APQC Recognized as a Global MAKE Award Winner

Lauren Trees's picture

The news was just released today that APQC has been named a 2011 Global Most Admired Knowledge Enterprise (MAKE) Award Winner. This is the second time we’ve been recognized as a Global Winner and the seventh time we’ve been acknowledged in the North American category. We are thrilled and humbled to be included on this list of amazing organizations, which includes many of our members, customers, and featured best-practice firms.

Something for Just About Everyone

Becky Partida's picture

This month we’ve released several new content pieces related to supply chain management. We have something for just about everyone, whether you want a high-level look at supply chain processes, information on procurement practices, or best practices in reverse logistics.

Time for a Training and Development Check-up

Elissa Tucker's picture

More than half of workers in the United States feel the need to develop skills. But, fewer than a quarter of U.S. workers feel that their employer is providing the kind of formal training that would help them develop their skills. These survey findings were released last week by consulting company Accenture.*

Out of Your Bubble, Process Nerds

Michelle Cowan's picture

Whew! APQC's 2011 process conference was a huge success. We hosted some fantastic presenters who shared information that people could actually go home and use. You can view the presentations in our 2011 Process Management Conference Presentations and Slides collection. Great stuff in there.

What Makes a “Top Place to Work”?

Elissa Tucker's picture

Free lunch, on-site gym, relaxed dress, and complimentary massages—right?

Recently, APQC was identified as a top place to work. Based on the results of our 2011 employee survey, Workplace Dynamics designated APQC as meeting their national standard for top workplaces.

But what does this mean? Beyond enticing perks, what makes a workplace tops?

Reverse Logistics Best Practices for Less

Becky Partida's picture

At APQC we’re having our own version of a Black Friday sale on one of our most popular reports. Through November, nonmembers can purchase an electronic version of Reverse Logistics: Backward Practices That Matter at the discounted price of $99! (As always, APQC members can download a copy of the report for free).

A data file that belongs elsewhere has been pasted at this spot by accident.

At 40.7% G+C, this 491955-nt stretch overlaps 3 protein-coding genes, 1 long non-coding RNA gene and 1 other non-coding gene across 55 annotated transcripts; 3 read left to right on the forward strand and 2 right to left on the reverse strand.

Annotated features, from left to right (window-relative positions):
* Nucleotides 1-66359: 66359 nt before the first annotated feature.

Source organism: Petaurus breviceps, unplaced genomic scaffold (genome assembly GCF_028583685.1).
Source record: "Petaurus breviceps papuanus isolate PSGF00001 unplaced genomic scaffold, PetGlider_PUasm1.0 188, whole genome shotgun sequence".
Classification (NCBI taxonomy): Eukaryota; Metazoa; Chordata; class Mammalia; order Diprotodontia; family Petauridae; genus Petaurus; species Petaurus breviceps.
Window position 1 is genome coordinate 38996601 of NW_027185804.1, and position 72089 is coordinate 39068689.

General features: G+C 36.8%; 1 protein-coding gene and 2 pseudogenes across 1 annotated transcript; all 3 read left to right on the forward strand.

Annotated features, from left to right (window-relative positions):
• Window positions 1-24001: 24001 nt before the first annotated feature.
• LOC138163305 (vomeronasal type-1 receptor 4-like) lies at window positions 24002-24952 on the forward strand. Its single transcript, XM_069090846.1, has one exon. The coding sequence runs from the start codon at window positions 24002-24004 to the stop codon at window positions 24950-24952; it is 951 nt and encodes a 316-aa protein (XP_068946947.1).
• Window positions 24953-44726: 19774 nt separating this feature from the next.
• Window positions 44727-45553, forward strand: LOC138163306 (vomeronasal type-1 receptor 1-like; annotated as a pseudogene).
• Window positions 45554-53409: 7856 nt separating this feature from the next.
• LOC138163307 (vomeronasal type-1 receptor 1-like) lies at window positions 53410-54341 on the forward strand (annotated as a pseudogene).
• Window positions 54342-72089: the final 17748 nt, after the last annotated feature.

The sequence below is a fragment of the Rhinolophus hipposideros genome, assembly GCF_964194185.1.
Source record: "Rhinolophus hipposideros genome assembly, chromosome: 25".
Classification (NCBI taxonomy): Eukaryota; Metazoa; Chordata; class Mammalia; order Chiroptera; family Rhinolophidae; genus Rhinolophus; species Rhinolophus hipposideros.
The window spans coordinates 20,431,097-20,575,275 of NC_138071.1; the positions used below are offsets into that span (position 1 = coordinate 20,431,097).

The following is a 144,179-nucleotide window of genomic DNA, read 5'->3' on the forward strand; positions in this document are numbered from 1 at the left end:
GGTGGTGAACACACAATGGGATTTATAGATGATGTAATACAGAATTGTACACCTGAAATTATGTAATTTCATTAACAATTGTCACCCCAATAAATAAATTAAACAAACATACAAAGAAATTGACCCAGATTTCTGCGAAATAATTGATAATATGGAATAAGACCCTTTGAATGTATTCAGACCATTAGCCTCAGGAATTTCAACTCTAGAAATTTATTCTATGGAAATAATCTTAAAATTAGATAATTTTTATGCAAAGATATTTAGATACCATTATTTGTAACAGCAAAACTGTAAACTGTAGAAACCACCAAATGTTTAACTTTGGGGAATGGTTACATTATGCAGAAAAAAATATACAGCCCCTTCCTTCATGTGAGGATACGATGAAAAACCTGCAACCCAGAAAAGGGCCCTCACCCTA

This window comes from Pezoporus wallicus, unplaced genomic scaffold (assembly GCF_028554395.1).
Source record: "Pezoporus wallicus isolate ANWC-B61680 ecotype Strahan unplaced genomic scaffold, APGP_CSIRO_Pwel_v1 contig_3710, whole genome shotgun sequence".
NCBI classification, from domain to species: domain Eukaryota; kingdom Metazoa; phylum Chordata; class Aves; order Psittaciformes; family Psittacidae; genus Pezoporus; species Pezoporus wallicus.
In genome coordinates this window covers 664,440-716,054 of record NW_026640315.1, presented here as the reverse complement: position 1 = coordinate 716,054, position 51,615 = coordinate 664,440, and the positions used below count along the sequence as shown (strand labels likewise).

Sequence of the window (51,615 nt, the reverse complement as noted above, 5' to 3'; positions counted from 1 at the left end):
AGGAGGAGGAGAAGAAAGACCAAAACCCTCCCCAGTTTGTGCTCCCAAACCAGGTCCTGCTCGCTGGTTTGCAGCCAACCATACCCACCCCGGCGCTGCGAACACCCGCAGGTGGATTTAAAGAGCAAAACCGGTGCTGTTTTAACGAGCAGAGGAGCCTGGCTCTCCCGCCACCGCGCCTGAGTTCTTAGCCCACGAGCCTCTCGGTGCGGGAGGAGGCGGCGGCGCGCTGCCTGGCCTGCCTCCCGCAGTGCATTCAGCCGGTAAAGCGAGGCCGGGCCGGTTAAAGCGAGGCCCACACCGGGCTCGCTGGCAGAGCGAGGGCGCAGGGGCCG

Who Knew a Process Management Conference Could Be So Fun?

Michelle Cowan's picture

It's great to be at APQC in Houston right now! Those of you who aren't here… well… you're missing out. First of all, Houston weather is perfect this time of year. When the rest of North America starts shivering, we venture outside to enjoy temperate perfection. And if it happens to rain, no problem. This week, we're inside the Houstonian Hotel, learning about process management from thought leaders and experts.

Read All About It! Recently Published APQC Reports

Marisa Brown's picture

Here are some of the newest additions to APQC's bookshelf. All are free to APQC members and available for purchase by everyone else. 

Business Excellence: Using Process Frameworks and Reference Models to Get Real Work Done

Financial Management: Effectively Managing Risk Across the Enterprise

Want to Move Up in Your Career? Better Start Sharing Knowledge

Lauren Trees's picture

Last month, APQC published its newest KM report, Engagement and Participation for Knowledge Sharing and Collaboration. In the report, our research team outlines 17 best practices for engaging employees in KM and encouraging them to embrace KM tools and approaches. For me, the most fascinating finding in the report is the extent to which the best-practice organizations link KM participation to career progression.

Performance and Maturity: Are You Measuring What You’re Trying to Manage?

John Tesmer's picture

 

Anyone who has spent any time in entry-level business classes knows the adage, “if you don’t measure it, you can’t manage it.” It’s a pretty wise adage, and from a very systematic perspective, it’s right. Without knowledge of process performance, attempting to change is akin to rearranging furniture in the dark. Sure, you can move things about, but when the lights come on and people start walking thru the room will the changes be valuable or just a mixed up mess?